IMcA: Not that much more, some more but not much more in the Village, I mean, we shot scenes from one or two different angles but mainly what you see is what was shot. There were four main Village shots: going down the stairs towards the car, he first gets in, the drive-away shot.
DL: And the screen appears to be at an angle - it's not a full screen - there's black above and below.
IMcA:... and also the chess scene and the scene of him weaving his way round the people standing. So they were the four shots. We had to do them very very early in the morning so it couldn't have been a lot of fun for the extras - we started at 5 am in the morning filming.
DL: There is one interesting piece - when Number 21 comes down the stairs and there is this line of people all with briefcases, for some reason or other, whether it's a camera angle, whether it's the sun or whether you super-imposed it on afterwards on the image, there is a sparkle from somebody's briefcase buckle. We tend to notice these items .
IMcA: There's nothing significant in that, it just happened. The reason for doing that scene is again: don't be one of the herd - don't be a grey person.
DL: What has been
the reaction so far to the film?
IMcA: Well, there's been quite a lot of reaction. From a client's point of view it's selling quite a lot of cars for them! And without that, it's never a success really. But lots of critical acclaim, we got "Ad of The Week" in "Campaign", we had of course the Today article which is amazing, and lots of comment. Of course it's just off the air now, its finished.
DL: Are you thinking of doing any more or is this the end of the campaign?
IMcA: No, we can't be sure because they work a calendar year and we haven't got round to discussing next year's plans yet. It's on air in some parts of the country but it's finished in London area ITV.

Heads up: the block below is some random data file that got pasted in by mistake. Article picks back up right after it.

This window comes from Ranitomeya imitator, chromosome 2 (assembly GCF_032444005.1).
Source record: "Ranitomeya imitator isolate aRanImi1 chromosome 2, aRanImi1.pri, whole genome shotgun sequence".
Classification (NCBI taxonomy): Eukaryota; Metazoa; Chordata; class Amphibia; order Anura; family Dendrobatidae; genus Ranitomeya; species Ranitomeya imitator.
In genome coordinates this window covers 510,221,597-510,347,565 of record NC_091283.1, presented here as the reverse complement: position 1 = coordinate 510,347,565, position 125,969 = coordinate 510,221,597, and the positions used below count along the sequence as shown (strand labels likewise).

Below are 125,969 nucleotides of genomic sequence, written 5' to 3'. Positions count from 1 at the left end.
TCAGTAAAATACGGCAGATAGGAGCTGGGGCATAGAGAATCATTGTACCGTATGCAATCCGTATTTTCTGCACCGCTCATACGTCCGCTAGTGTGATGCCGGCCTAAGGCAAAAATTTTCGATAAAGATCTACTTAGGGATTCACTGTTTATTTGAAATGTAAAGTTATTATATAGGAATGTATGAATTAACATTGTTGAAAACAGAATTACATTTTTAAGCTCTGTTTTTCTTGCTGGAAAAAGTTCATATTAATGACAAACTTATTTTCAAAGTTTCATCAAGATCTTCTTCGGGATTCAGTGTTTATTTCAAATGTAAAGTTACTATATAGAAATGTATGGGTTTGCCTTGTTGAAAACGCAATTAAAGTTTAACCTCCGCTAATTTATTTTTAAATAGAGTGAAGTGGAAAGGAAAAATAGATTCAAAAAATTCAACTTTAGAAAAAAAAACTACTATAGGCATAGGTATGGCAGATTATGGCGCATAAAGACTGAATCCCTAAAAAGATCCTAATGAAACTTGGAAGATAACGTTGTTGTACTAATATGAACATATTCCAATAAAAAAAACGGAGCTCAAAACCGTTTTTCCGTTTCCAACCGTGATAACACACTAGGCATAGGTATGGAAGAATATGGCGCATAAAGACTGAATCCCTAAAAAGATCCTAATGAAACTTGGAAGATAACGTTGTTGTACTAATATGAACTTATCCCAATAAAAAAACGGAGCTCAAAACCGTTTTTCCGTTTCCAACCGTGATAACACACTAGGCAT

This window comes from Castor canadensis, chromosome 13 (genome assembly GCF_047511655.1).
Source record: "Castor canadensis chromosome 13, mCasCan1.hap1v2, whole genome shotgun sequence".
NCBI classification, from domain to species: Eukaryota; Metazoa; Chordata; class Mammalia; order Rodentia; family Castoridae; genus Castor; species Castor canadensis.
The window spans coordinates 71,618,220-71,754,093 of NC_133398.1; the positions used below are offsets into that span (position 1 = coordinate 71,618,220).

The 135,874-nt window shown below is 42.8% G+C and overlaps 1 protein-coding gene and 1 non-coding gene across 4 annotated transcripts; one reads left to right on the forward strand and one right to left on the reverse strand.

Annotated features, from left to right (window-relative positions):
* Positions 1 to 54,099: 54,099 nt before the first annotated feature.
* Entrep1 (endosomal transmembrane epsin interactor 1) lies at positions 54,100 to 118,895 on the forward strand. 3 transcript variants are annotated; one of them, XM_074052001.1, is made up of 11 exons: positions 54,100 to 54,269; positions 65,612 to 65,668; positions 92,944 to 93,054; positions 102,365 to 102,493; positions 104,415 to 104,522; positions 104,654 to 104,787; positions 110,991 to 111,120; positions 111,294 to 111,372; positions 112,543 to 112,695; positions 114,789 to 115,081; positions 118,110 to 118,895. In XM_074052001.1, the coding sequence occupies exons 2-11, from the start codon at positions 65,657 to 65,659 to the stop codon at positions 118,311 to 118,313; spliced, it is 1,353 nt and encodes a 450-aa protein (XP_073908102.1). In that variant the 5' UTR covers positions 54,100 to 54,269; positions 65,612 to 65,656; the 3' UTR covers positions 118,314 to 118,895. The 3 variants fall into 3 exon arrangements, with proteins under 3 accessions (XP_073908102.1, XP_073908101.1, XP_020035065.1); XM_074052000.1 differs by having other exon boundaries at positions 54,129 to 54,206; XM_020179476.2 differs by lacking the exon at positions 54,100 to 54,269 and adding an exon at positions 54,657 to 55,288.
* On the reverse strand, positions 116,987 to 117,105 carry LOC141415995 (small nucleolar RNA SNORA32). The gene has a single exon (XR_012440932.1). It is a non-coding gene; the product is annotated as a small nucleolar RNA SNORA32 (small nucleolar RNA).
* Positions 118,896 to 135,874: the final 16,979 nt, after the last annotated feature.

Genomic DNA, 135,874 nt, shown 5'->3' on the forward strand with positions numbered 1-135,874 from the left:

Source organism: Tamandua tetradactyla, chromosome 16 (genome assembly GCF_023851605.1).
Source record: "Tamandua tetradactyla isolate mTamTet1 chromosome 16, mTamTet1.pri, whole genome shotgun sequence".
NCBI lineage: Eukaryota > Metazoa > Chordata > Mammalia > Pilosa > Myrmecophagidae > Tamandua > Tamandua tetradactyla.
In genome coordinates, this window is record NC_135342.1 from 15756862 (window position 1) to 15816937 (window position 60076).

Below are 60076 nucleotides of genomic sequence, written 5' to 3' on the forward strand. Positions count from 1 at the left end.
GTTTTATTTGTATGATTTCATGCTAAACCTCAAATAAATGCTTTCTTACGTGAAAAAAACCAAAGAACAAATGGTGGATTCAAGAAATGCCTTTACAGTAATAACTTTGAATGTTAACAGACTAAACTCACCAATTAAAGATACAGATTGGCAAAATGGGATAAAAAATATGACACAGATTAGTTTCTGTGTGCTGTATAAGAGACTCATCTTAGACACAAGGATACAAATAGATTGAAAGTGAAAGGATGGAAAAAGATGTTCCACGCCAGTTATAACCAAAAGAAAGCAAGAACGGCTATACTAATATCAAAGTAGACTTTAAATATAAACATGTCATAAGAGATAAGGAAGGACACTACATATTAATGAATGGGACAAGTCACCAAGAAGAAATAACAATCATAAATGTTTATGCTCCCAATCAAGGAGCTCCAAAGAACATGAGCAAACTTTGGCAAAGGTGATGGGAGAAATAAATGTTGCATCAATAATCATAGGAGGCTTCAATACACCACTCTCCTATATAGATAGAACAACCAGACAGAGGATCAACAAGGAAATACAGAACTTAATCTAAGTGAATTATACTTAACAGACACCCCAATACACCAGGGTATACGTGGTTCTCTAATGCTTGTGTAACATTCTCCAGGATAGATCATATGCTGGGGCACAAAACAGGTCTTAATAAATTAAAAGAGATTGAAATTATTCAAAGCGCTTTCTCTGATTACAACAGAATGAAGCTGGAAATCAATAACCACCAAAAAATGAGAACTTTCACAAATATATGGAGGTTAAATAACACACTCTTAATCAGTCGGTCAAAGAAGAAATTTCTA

DL: Oh, its not
IMcA: Yes it is but the budget dries up more quickly in London! But I'd be surprised if it doesn't re-emerge in perhaps February or March 1990.
DL: Were you aware of "The Prisoner" before all this happened?
IMcA: Oh yes, very much so.
DL: You've seen the Ogilvy & Mather/LBC stuff that was done.
IMcA: Well, I remember watching it when it was on TV.
DL: Yes. Well the LBC stuff caught us all off guard two years ago, since they managed to get clearance to use actual footage in their commercial interspersed with news items.
IMcA: Yes it was very clever
use of it, in a different way to ours. "We want information" was perfect
for the programme.
DL: They didn't expect such an impact internally from us - they knew people in London would see it but people outside the region wouldn't normally see it because it was not transmitted nationally. Ian, you mentioned its possible re-transmission in Spring 1990. Will there also be more Press advertising?
IMcA: The Press run lasts longer than the television although the posters are now finished.
DL: When you had the format all arranged, you had of course to go to ITC to get the rights clearance and so on, How easy was that?
IMcA: No problem at all, as far as we can tell. I didn't get involved in that, it was a combination of Challenge Films and our TV people here.